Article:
the study find that the proton therapy resulted in cure rates similar to those of X-ray radiation therapy; the study finds. Study is the first major side-by-side comparison of side effects related to proton therapy and X-ray radiation therapy. Therefore It included almost 1,500 patients receiving combined chemotherapy and radiation therapy for lung, brain, head and neck, gastrointestinal; and gynecologic cancers that had not yet spread to other parts of the body.
Comparison of side effects
These patients receive both radiation and chemotherapy; because a treatment regimen that often cures nonmetastatic cancer. But it also causes severe side effects such as difficulty swallowing, nausea, and diarrhea that reduce quality of life and can, in some cases, require hospitalization
After controlling for differences between the groups; therefore such as age and additional medical problems, the researchers found that patients receiving proton therapy experienced a two-thirds reduction in the relative risk of severe side effects within 90 days of treatment; but compared with patients receiving X-ray radiation therapy.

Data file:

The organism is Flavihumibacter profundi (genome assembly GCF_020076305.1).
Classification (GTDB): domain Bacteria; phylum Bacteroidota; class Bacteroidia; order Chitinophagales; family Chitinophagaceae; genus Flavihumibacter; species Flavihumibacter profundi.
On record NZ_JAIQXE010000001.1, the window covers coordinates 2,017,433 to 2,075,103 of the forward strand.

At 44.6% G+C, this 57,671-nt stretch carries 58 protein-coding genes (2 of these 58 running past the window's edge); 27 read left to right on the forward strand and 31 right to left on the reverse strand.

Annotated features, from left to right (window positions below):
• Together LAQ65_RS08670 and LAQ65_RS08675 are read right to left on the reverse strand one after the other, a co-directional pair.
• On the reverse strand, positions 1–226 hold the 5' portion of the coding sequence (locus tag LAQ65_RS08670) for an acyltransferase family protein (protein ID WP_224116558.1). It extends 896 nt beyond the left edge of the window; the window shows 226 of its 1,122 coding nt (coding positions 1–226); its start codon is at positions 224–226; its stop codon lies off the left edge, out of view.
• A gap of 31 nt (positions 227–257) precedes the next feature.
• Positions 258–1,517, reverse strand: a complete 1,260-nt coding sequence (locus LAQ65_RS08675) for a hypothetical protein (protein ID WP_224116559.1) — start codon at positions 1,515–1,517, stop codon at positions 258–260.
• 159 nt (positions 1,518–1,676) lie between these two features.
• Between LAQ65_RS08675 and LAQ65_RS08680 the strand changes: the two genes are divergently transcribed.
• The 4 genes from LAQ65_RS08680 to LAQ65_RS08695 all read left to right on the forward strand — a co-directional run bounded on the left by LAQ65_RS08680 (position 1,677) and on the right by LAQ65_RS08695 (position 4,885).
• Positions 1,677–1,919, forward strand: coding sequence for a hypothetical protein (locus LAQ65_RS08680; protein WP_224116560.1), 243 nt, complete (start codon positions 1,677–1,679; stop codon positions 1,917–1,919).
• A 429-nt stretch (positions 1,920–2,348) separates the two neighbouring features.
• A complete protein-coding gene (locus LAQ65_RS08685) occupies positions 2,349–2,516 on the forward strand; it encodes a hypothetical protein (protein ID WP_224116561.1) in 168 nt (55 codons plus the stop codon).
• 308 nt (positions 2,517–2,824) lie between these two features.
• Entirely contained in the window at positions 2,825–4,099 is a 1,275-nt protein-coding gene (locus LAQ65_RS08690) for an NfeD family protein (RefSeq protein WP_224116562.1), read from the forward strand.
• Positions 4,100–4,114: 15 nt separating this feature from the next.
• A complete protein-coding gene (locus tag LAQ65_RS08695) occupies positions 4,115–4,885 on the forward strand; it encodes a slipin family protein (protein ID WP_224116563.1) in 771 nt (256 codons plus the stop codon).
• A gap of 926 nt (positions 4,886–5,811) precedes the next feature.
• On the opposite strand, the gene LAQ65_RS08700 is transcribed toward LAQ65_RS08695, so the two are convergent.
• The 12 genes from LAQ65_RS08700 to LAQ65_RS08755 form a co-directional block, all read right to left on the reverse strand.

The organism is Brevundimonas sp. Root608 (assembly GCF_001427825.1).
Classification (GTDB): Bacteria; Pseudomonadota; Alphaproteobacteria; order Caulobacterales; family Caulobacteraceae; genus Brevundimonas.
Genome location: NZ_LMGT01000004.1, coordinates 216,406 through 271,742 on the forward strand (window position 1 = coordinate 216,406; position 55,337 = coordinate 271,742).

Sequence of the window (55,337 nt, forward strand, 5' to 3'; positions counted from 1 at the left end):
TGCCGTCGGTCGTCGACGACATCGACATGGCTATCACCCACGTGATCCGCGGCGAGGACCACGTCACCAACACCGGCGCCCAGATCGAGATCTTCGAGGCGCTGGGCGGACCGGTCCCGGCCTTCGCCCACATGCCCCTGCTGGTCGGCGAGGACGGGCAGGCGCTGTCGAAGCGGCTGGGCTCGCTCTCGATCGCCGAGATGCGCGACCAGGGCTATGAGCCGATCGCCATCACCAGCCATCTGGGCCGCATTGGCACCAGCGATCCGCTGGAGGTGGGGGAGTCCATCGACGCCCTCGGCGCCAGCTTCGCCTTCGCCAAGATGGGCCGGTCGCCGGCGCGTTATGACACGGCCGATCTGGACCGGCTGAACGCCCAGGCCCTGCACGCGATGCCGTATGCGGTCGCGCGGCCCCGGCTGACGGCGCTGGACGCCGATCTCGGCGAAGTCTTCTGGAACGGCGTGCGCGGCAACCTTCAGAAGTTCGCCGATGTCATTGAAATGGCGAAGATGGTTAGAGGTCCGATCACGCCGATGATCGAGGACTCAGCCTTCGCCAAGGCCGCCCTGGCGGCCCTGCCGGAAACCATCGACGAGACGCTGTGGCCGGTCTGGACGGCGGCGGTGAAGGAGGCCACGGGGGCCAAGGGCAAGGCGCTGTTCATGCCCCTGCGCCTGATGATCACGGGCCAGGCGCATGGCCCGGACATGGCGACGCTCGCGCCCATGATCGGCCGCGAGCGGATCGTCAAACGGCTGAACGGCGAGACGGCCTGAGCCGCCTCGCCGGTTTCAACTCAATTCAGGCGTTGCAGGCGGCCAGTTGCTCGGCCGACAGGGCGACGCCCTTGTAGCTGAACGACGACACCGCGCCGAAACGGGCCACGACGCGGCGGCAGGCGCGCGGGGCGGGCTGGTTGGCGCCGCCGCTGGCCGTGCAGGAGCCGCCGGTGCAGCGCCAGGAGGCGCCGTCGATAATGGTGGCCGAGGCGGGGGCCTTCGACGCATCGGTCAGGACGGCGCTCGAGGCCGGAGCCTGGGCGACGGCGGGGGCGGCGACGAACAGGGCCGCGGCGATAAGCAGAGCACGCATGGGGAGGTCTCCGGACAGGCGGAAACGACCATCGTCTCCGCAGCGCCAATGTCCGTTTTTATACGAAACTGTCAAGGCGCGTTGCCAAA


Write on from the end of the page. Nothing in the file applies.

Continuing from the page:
Additional medical problems
Forty-five of 391 patients receiving proton therapy experienced a severe side effect in the 90-day time frame (11.5 percent). In the X-ray radiation therapy group; 301 of 1,092 patients experienced a severe side effect in the same period (27.6 percent). Researchers gathered patient data on side effects as the trial was ongoing, rather than after the fact.
“Proton therapy is associate with a substantial reduction in the rates of severe acute side effects those that cause unplanned hospitalizations or trips to the emergency room compared with conventional photon, or X-ray, radiation for patients treated with concurrent radiation and chemotherapy;” says Baumann, an assistant professor of radiation oncology at Washington University and an adjunct assistant professor of radiation oncology at the University of Pennsylvania.
Radiation and chemotherapy
“The opportunity to reduce the risk of severe side effects for patients and thereby improve their quality of life is very exciting to me. While there have been other studies suggesting that proton therapy may have fewer side effects; they were somewhat surprised by the large magnitude of the benefit;” Baumann says.
The researchers focus their study on what are call grade 3 adverse events, which are severe enough to require hospitalization. Theseinclude pain; difficulty swallowing that might result in weight loss, difficulty breathing, and nausea and diarrhea severe enough to cause dehydration. The researchers also find no differences between the two groups in survival, suggesting that proton therapy was just as effective in treating the cancer even as it caused fewer side effects.